Jimmy Kimmel on Starting a Whole New Late-Night Shift

The Talk-Show Host Considers His Prospects in a Rapidly Changing Time Slot

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Jimmy Kimmel
Jimmy Kimmel Credit: ABC

When "Jimmy Kimmel Live" makes its debut in the 11:35 p.m. time slot on ABC Jan. 8, it will mark just the latest in a series of seismic shifts that have altered TV's late-night landscape. In just a few years' time, should CBS's David Letterman or NBC's Jay Leno decide to step down, Mr. Kimmel could be the best-known face on broadcast in the time period. Below, in a lightly edited interview, the host offers his take on doing live ads on his program, going viral and the continued splintering of wee-hours TV.

Ad Age : What, if anything, about the show will change when you move half an hour earlier? Is there anything you have to do to appeal to the broader demographic, including older viewers, who might tune in more strongly earlier in the night?

Mr. Kimmel: That mandate has not been given, and even if it had, I would ignore it. I just think that when you try to guess who your viewers are and you try to adapt to an imaginary group, you run into trouble. We've been doing the show for 10 years. We've had a chance to figure out what works for us and what doesn't work, and I think that we would be very, very foolish to make wholesale changes just because we're moving up 25 minutes.

Ad Age : You've long embraced product placement and advertiser integrations. Others in the time slot do them, too, but sometimes they seem to be holding their noses when they do it. How do you balance being "advertiser friendly" with not letting marketers plaster your show with their logos?

Mr. Kimmel: The vast majority of our clients understand what they are buying and what they are going to get from us. As long as we cover the messaging points they give us, we don't have much in the way of problems with them. Ninety-nine percent of the time, they're very, very happy with the result. They give us an idea as to what they are trying to push and then we come up with some basic ideas and then we get a script together and they look at it. I have to say, occasionally there are some very small additions or subtractions they ask for, but usually they are pretty happy with what we come up with. … We make more from the live commercials and I feel like it's more entertaining for the viewers to see a live commercial than it is to see another commercial on tape.

Ad Age : You were early to embrace the idea of viral videos, including a famous example with Matt Damon. How important is it to have jokes, sketches, interviews that get picked up digitally and go viral?

Mr. Kimmel: We kind of look at it in a different way. We know the reality of YouTube and of the internet, and we know what kinds of things will become big in those arenas, but I always remember we're doing a television show first, and sometimes that 's hard for people to understand. We'll have celebrity publicists call us and say, "We want to shoot a viral video." We don't shoot viral videos. We shoot a television show, and sometimes the videos become very popular online, but that 's not our goal. Our goal is to put on a great TV show. What's nice is that a lot of people get to see the comedy bits that probably wouldn't have seen them, and I think we bring new fans into the show as a result of these videos.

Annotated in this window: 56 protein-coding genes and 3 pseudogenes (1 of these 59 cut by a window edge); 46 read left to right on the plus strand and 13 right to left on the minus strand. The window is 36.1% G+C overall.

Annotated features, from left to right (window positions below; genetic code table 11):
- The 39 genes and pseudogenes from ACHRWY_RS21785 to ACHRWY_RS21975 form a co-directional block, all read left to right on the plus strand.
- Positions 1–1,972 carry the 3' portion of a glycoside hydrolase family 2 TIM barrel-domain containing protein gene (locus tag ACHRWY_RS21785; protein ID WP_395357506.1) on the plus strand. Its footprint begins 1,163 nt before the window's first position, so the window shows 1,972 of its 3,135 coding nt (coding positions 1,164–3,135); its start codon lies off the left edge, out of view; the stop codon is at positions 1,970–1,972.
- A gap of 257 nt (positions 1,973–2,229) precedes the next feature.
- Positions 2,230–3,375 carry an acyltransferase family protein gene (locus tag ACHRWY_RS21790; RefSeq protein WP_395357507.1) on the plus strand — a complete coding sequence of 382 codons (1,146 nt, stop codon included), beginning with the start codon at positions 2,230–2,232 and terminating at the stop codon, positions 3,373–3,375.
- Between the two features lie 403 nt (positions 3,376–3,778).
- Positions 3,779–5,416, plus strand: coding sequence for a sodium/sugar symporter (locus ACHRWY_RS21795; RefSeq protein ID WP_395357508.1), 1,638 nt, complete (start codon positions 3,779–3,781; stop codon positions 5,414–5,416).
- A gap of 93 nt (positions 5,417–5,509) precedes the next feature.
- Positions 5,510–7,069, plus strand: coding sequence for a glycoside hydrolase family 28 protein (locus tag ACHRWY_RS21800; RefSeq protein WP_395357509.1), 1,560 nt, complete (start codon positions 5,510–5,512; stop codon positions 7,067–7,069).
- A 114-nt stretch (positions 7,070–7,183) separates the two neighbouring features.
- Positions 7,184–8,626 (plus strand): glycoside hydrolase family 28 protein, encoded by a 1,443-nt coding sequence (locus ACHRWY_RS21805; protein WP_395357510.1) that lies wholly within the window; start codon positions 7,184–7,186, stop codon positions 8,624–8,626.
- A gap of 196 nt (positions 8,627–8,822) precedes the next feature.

Ad Age : How did this move come about? Did ABC approach you or vice versa? Have you been itching to have your show start earlier in the night? And what do you think the earlier time slot does for you?

Mr. Kimmel: It's something we've been hoping would happen for a long time, but it's also something they've been ignoring for a long time. I wouldn't say it was a surprise, but it was gradual. You could see it over the years, the notes moving toward that decision. I think ultimately [ABC Entertainment President] Paul Lee decided to make it. I think it was a combination of [a 2012 appearance at] the White House Correspondents' Dinner and also the Emmys and all of these different things that we're doing, and I think that at a certain point if we were going to get into the game at 11:35, now is the time, and they felt I was ready, whereas I, of course, thought I was ready five years ago. Maybe I'm delusional and I'm not ready now. Only time will tell. I think it will increase the audience, I think it will increase the price for the show and probably get more advertising dollars. It's just moving from coach to maybe not first class, but business class.

Ad Age : You'll be taking on both Jay Leno and David Letterman from the get-go, but over the next few years, either or both of them might step down. Is your move to 11:35 now a step by ABC to perhaps install a fresh face in the time slot now so that you're the veteran in the not-too-distant future?

Mr. Kimmel: They want to put me in place so that I would be tried and tested and a familiar face to people who are watching television at that time. These shows are kind of like icebergs. Things don't change very frequently. What has happened over the last several years has been very unusual. People watch late-night television in a regimented way, and I just think the idea is that people get used to the idea that I'm on at that time and I'm an option and that they become familiar with me, and, hopefully, as the sea changes, people stick with me.

Ad Age : Given the number of late-night shows available out there, from Conan O'Brien to Chelsea Handler to Comedy Central to Adult Swim, do you think there can ever truly be a King of Late Night?

Mr. Kimmel: No, I don't think there ever will be. I think Johnny Carson was the last King of Late Night. I hope to have a narrow edge on everyone else. That's really all you can hope for.

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